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Mobile AR hit an inflection point in 2017. It started with Facebook's Camera Effects Platform in April, followed by Google's "visual search" and "VPS." Then in June we saw Apple's ARkit, followed by Google's August ARCore launch.
Those last two are perhaps most impactful because of the tools they create for developers to build more advanced AR. Mobile AR can really scale when it's in the hands of developers, and when they're incentivized by an installed base in the hundreds of millions of devices.
We've recently quantified that installed base (ARCore & ARkit), but decided to take it a step further. ARtillry's latest Intelligence Briefing takes a deeper dive on ARCore and ARkit. How do they differ? What happens next? and what does it mean for AR developers?
The report tackles these questions, which you can preview and/or subscribe here. More can be seen below in the report's executive summary. Stay tuned for more analysis in the coming weeks, especially as mobile AR continues to evolve.
Over the past six months, the tech sector has reined in its initial excitement about glasses-based augmented reality (AR). This includes realigned expectations on the time horizon to consumer ubiquity. But in the meantime, the AR world is keeping busy with another opportunity: mobile AR.
Beyond specs (battery life, field of view, etc.), AR glasses’ detriment is form factor: It needs to be sleek and cheap enough to sway consumers to reconcile a key point of friction: personal style. The bar is set high for anything people are asked to put on their face, as Google Glass taught us.
This concern goes away in enterprise contexts (the topic of another report) but is a sizeable barrier in consumer markets. And we’re a few years from marketable formats. The good news is that the stepping stone — or gateway drug as we like to call it — is mobile AR. And there’s a lot happening.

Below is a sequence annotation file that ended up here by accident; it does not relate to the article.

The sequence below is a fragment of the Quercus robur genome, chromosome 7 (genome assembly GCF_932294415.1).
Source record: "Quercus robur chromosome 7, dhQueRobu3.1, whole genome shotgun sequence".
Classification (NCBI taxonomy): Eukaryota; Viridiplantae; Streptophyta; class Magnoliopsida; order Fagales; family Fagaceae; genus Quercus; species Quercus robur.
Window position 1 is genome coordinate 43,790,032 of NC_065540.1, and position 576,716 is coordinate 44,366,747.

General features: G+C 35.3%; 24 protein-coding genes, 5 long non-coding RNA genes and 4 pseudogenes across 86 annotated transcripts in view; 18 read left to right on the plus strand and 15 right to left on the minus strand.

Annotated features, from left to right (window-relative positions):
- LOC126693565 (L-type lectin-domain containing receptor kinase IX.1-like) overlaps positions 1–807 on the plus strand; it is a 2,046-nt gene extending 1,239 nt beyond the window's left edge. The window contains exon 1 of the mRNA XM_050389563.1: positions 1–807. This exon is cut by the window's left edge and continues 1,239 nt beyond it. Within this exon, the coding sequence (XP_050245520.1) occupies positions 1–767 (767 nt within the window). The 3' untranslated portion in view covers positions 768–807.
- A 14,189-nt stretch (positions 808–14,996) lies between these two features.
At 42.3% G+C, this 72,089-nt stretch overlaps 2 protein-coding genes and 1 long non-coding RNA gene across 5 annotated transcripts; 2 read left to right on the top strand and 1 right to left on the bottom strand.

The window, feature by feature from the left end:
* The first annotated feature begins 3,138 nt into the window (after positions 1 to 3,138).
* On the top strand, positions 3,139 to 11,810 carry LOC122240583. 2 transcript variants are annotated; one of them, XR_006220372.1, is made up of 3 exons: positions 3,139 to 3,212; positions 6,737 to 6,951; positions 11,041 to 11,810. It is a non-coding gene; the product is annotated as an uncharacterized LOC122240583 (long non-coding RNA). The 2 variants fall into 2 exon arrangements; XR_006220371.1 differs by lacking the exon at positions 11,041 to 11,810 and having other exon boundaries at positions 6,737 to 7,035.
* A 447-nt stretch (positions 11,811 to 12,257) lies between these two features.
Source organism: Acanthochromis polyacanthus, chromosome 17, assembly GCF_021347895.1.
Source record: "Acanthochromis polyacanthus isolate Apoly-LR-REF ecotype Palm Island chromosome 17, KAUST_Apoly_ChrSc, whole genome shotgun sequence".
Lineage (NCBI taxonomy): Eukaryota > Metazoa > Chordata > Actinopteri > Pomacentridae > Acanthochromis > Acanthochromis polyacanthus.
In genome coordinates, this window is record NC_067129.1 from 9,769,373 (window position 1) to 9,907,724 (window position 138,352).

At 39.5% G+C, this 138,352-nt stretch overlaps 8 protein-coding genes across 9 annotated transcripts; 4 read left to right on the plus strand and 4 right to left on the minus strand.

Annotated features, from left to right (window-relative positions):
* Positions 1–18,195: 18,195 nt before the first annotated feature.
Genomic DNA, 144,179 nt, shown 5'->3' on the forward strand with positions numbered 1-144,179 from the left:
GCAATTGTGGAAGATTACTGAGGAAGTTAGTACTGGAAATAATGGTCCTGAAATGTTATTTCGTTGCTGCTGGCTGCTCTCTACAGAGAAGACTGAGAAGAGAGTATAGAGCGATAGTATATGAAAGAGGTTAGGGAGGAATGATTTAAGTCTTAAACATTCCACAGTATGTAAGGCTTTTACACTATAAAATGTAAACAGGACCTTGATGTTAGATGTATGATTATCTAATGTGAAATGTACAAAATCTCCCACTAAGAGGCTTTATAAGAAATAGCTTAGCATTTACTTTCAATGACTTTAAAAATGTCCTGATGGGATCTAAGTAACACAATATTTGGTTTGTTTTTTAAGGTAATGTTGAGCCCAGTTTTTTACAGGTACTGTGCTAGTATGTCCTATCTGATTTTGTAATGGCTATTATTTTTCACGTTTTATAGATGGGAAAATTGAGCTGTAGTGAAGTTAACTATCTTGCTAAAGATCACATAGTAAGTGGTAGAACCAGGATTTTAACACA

Going by the numbers, mobile AR’s addressable market isn’t the low-millions of headsets: it’s the 3.2 billion global smartphones today and 4.6 billion by 2020. Those aren’t all AR compatible in terms of optical and processing components, but most will be over the next replacement cycle (2.5 years).
Google’s AR development kit ARCore will become compatible with 3.9 billion global android devices during this time frame, and Apple’s ARkit will reach 673 million iPhones. Both achieve AR through software, utilizing the standard smartphone RGB camera, thus lowering the barrier to “true AR.”
Compared to graphics that simply overlay a scene, true AR infuses graphics that interact with physical objects in dimensionally accurate ways. ARCore and ARKit apply simultaneous localization and mapping (SLAM) through a surface detection approach that doesn’t require advanced optics.
The result is an overall democratization of advanced AR capability. This starts with the massive installed base mentioned above, which in turn incentivizes developers with a larger addressable market. Then the content they create entices more users to engage, enacting a virtuous cycle.
Looking forward, we can expect several AR apps as ARCore and ARKit gain footing. But more impactful will be years of third-party innovation with both SDKs. That could rival in creativity and advancement, the app economy itself, which kicked-off ten years ago with the first iOS SDK.
But several questions remain: How quickly will this happen? What are the pros and cons of each AR toolkit? What will be best practices in building, distributing and marketing AR apps? And what does it all mean from where you sit? These questions are tackled throughout this report.